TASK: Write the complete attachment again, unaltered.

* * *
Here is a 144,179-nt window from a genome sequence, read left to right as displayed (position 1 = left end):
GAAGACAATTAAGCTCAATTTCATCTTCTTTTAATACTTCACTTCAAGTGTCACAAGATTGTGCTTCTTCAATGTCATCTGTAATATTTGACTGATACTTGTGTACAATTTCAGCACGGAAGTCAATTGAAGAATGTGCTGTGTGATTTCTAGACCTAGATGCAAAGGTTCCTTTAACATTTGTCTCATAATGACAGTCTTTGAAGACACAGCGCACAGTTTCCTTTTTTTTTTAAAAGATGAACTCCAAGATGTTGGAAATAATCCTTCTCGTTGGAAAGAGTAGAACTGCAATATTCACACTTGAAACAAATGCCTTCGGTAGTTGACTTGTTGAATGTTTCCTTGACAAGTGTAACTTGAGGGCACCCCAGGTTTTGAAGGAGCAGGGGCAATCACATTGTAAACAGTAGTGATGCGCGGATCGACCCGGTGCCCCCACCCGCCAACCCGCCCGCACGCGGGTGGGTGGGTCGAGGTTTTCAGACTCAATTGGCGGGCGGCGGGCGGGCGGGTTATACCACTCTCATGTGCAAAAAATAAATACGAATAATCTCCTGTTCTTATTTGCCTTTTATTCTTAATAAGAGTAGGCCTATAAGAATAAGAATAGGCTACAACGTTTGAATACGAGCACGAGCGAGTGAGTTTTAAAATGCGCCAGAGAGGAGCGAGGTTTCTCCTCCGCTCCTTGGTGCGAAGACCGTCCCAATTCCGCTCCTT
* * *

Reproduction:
Here is a 144,179-nt window from a genome sequence, read left to right as displayed (position 1 = left end):
GAAGACAATTAAGCTCAATTTCATCTTCTTTTAATACTTCACTTCAAGTGTCACAAGATTGTGCTTCTTCAATGTCATCTGTAATATTTGACTGATACTTGTGTACAATTTCAGCACGGAAGTCAATTGAAGAATGTGCTGTGTGATTTCTAGACCTAGATGCAAAGGTTCCTTTAACATTTGTCTCATAATGACAGTCTTTGAAGACACAGCGCACAGTTTCCTTTTTTTTTTAAAAGATGAACTCCAAGATGTTGGAAATAATCCTTCTCGTTGGAAAGAGTAGAACTGCAATATTCACACTTGAAACAAATGCCTTCGGTAGTTGACTTGTTGAATGTTTCCTTGACAAGTGTAACTTGAGGGCACCCCAGGTTTTGAAGGAGCAGGGGCAATCACATTGTAAACAGTAGTGATGCGCGGATCGACCCGGTGCCCCCACCCGCCAACCCGCCCGCACGCGGGTGGGTGGGTCGAGGTTTTCAGACTCAATTGGCGGGCGGCGGGCGGGCGGGTTATACCACTCTCATGTGCAAAAAATAAATACGAATAATCTCCTGTTCTTATTTGCCTTTTATTCTTAATAAGAGTAGGCCTATAAGAATAAGAATAGGCTACAACGTTTGAATACGAGCACGAGCGAGTGAGTTTTAAAATGCGCCAGAGAGGAGCGAGGTTTCTCCTCCGCTCCTTGGTGCGAAGACCGTCCCAATTCCGCTCCTT